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Phineas Gage is one of the most famous patients in the history of neuroscience. He was 25 years old when he experienced a serious accident at his work place, where a tamping iron was shot through his head - entering under his eye socket at exiting through the top of his head - after an explosive charge went off. The tamping iron was over a metre long, and after exiting Gage’s head landed 25m away. 

Initially Gage collapsed and went into minor convlusions, but recovered quickly and was able to speak after a few minutes. He walked with little assistance to an ox-cart and was brought to a nearby physician. Initially the physician did not believe his story because he was in such good condition, but was convinced when: 

Mr. G. got up and vomited; the effort of vomiting pressed out about half a teacupful of the brain, which fell upon the floor.

Gage exhibited a number of dramatic behavioural changes following the accident. Harlow, the physician who initially treated Gage, described this change “He is fitful, irreverent, indulging at times in the grossest profanity (which was not pre­vi­ous­ly his custom), manifesting but little deference for his fellows, impatient of restraint or advice when it conflicts with his desires”. However the surgeon Henry Jacob Bigelow described his condition as improving over the course of recovery, stated he was “quite recovered in faculties of body and mind”. This may have been early evidence of neural plasticity. This recovery was also reported by a physician who knew Gage while he lived in Chile, who described his ability to hold on a full time job as a Concord coach driver, a job that required exceptional social skills.

Gage’s neurological deficits following his traumatic brain injury is thought to have been exaggerated and distorted over the course of history, to the point that he is often portrayed as a ‘psychopath’. Scientific analysis of the historical accounts of Gage’s life following his accident, namely by the psychologist Malcolm Macmillan, find that these distorted accounts are most likely untrue, and that Gage made a very good recovery.

Post-mortem analysis of the Gage case concluded that it was the left frontal lobe that was damaged in the accident, although further neurological damage may have resulted from infection. Combined examination of the Phineas Gage case with the other famous cases of Tan and H.M. have concluded that social behaviour, memory, and language are dependent on the co-ordination of a number of different brain areas rather than a single region.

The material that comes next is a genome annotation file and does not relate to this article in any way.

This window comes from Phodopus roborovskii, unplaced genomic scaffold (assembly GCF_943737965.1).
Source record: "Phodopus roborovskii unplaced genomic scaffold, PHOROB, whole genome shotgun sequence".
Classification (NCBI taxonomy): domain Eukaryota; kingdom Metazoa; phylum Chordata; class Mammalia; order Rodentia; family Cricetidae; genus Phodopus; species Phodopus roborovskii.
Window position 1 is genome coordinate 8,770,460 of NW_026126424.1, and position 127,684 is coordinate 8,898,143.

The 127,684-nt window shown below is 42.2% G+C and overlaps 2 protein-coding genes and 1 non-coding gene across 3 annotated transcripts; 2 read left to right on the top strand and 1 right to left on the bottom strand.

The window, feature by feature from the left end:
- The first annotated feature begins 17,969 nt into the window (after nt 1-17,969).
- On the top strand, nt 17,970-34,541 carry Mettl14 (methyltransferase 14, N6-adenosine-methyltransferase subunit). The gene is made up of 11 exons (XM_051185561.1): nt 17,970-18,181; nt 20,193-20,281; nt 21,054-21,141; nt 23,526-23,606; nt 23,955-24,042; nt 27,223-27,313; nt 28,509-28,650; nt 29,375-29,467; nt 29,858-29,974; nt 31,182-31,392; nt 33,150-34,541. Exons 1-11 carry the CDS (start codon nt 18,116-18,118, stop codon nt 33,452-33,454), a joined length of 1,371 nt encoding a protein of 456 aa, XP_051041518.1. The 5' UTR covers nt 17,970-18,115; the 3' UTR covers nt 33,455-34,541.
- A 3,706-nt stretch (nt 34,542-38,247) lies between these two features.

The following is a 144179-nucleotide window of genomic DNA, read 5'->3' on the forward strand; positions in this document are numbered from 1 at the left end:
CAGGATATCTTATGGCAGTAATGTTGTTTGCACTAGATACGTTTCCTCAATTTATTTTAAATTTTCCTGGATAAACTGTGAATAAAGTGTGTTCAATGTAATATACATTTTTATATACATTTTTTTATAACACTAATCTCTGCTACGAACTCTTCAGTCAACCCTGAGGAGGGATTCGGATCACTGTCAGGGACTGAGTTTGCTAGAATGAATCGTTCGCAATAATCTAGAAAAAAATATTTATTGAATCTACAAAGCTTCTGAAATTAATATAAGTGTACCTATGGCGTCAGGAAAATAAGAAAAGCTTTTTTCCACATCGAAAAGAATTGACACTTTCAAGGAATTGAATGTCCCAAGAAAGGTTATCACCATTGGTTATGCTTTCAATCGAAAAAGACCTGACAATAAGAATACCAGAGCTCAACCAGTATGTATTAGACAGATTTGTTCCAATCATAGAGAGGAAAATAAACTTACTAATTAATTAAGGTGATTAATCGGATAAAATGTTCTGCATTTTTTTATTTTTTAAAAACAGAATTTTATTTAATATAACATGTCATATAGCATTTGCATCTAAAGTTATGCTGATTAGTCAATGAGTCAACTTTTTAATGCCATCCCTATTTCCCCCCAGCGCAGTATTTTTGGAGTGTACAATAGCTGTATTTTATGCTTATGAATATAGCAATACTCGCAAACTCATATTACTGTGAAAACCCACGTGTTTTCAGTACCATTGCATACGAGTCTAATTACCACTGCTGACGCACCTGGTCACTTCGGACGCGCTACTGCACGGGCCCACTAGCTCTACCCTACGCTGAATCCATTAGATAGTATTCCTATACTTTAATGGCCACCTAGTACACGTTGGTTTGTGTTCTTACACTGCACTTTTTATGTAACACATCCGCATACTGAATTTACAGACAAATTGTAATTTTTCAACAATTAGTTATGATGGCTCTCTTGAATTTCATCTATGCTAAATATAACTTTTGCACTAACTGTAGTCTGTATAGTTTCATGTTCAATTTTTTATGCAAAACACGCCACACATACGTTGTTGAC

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BLACK HISTORY IN ITS OWN WORDS by Ronald Wimberly 

A look at Black History framed by those who made it. BLACK HISTORY IN ITS OWN WORDS presents quotes of dozens of black luminaries with portraits & illustrations by RONALD WIMBERLY. Featuring the memorable words and depictions of Angela Davis, Jean-Michel Basquiat, Kanye West, Zadie Smith, Ice Cube, Dave Chappelle, James Baldwin, Spike Lee, and more.

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The Orlando City Soccer Club’s new stadium includes a beautiful memorial honoring the victims of the massacre at Pulse. 49 seats are arranged together in a rainbow, each representing one of the victims.

“We put them in Section 12, obviously because we felt that was pertinent — it was June 12 last year when the tragedy happened,” said Phil Rawlins, the team’s founder, while standing before the purple, blue, green, yellow, orange and red rows. A stamp in the center of each seat reads #OrlandoUnited.

“So they’re right here in Section 12, they’re right down by the benches. They’ll certainly be seen by everybody inside the stadium, and a very significant reminder of that day,” he said.

The seats will be a permanent memorial at the stadium. Breathtaking. (via the Huffington Post)

Hello friends.

I did a variant cover for EAST OF WEST 32 in honor of Women’s History Month.  The proceeds from the sales will be donated to Planned Parenthood.

East of West is Written by Jonathan Hickman . Drawn by Nick Dragotta . Lettered by Rus Wooton . Colored by Frank Martin

Cover by Meredith McClaren